Little Traverse Bay Bands of Odawas Community Health Department
Program Type: Local Effort - Programs and/or activities that have not been evaluated but are identified by local programs as producing positive results.
The Home Grown Project is an ongoing, multiyear program designed to reawaken our spiritual relationship with the foods that we eat. There is an emphasis on food as Mskiki-strength from the earth. We encourage the use and consumption of fresh, locally grown fruits and vegetables among our tribal community members, honoring that plant or animal that gave up its life so that we could live. These were a part of our traditional diet, before the explosion of disease we have now. Many of our elders remember gardening, canning, hunting and gathering with their families as children. Along the way, for various reasons, a lot of that lifestyle has been lost. We hope to stimulate interest in renewing these activities, as well as planting memories for the little ones to come back to as adults. Eating foods in the purest form, direct from Mother Earth, along with increased physical activity will help us combat diabetes and obesity, as well as many other diseases prevalent in our communities.
The first stage of the project, which is ongoing, consists of a community-supported agriculture program. A local small farmer is paid a lump sum to plant extra seed and as the produce ripens it is brought in to our clinic and government center and made available to all community members but with a focus on our diabetic, pre-diabetic, elderly and young family populations. People who sign up for the project agree to regular visits to the clinic and/or the Community Health nurse, as well as participating in monthly cooking and food preservation classes. The second stage is aimed at getting people motivated to gather their own food: it involves setting up gathering events such as picking strawberries in June, blackberries and corn in August, and apples in September. Families are encouraged to take part, and we've had all ages from toddlers to elders participating. The third stage, which is still pending, involves getting the participants to grow their own food. We will be investing in raised bed gardens, and window-box gardens for elders. Ultimately the goal is to have our own large community gardens and/or orchards. Community Health staff are actively involved in the project, in collaboration with some other tribal departments such as Natural Resources, Environmental Services and the Elders program.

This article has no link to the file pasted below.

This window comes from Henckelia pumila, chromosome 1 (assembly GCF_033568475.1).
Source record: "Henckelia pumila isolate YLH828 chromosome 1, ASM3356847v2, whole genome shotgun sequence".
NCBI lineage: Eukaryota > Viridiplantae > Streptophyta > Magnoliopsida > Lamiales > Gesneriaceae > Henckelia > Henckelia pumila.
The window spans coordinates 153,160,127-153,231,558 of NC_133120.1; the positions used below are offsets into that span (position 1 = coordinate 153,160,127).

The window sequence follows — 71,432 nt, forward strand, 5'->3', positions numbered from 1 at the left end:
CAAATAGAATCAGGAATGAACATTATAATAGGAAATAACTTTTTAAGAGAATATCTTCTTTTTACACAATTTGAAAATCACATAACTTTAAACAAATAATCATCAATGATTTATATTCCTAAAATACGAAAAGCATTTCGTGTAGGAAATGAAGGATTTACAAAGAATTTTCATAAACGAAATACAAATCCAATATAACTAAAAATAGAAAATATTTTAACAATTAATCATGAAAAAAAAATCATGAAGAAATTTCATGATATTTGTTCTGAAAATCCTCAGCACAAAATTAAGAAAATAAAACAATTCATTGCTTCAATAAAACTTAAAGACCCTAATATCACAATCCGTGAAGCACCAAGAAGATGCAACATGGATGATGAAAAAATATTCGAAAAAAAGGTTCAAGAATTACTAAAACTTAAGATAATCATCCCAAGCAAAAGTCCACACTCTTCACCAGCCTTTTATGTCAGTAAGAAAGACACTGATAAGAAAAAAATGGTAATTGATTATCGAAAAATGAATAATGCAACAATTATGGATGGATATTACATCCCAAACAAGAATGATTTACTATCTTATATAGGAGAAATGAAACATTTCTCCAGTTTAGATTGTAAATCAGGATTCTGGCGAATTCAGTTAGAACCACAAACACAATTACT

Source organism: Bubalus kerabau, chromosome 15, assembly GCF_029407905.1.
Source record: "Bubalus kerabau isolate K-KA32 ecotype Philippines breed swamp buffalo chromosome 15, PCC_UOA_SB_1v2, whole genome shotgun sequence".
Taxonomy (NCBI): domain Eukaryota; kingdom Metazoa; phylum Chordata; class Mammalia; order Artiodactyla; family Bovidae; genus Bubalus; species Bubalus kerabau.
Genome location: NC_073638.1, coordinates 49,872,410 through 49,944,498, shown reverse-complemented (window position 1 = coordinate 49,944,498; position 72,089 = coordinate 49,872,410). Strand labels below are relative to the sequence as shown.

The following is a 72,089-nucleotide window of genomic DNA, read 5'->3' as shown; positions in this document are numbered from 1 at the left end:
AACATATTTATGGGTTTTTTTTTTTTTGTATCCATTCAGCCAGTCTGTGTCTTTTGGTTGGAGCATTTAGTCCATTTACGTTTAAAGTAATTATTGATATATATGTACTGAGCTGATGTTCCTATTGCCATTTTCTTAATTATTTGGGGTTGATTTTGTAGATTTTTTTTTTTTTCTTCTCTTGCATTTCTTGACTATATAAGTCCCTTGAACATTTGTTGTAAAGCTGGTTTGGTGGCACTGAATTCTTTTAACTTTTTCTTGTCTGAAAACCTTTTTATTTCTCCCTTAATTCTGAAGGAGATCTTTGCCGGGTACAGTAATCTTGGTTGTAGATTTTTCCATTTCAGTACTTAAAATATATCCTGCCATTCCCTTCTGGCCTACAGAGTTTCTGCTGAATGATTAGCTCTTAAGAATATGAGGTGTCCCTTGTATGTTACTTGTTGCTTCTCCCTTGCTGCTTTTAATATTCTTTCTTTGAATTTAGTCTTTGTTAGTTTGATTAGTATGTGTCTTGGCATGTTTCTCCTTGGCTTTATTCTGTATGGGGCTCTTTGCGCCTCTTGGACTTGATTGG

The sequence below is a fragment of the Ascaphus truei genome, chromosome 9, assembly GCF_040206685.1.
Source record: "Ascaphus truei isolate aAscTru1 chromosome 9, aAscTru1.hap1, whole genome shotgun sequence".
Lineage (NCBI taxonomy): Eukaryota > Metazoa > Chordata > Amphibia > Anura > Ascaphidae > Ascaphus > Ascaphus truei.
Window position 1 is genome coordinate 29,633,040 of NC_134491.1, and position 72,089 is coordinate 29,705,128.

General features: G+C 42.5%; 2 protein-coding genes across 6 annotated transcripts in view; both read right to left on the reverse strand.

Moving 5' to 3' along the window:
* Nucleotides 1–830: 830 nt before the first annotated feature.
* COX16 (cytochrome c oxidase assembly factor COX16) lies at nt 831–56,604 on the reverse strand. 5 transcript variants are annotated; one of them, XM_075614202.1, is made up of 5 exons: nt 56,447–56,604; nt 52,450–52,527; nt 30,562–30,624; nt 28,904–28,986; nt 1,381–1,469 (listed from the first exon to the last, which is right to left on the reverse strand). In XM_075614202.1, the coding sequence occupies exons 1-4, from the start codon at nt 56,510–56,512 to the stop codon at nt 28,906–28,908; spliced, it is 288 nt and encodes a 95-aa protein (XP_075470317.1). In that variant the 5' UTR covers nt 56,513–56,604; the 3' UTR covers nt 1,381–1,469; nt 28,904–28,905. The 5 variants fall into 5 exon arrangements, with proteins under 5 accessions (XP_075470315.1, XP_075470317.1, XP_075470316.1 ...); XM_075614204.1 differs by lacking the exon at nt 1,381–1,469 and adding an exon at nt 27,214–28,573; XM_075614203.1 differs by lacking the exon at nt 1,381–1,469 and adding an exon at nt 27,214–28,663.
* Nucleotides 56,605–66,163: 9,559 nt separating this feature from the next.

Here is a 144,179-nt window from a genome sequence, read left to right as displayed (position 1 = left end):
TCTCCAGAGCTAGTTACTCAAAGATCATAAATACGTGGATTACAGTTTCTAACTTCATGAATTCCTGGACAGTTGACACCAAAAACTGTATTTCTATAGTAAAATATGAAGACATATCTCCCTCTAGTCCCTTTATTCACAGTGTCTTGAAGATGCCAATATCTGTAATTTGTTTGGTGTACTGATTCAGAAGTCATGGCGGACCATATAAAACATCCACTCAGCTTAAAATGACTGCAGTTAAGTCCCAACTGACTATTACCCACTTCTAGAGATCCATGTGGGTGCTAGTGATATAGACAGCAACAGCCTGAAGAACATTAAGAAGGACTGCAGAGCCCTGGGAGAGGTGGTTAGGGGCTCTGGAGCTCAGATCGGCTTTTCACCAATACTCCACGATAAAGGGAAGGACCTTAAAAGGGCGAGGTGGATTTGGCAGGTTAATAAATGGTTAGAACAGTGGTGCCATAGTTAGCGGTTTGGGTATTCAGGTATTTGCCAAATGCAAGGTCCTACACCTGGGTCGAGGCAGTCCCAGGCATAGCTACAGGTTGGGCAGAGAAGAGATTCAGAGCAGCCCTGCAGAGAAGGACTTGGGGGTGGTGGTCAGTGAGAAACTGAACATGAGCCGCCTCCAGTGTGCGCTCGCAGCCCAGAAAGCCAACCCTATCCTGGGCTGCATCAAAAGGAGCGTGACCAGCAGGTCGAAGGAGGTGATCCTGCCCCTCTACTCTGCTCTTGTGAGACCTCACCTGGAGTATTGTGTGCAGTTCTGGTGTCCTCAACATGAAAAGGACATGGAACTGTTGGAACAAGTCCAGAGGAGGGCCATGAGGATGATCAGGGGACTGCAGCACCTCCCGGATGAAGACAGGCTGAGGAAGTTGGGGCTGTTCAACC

Infants, Toddlers, Children, Adolescents, Adults, Elderly
Community, Clinic/Health Center, Hospital, Work site
Name: Regina Brubacker-Carver, RN-Health Educator
Site or Location Name: Little Traverse Bay Bands of Odawas Community Health Department
1080 Hager Drive
Petoskey, MI 49770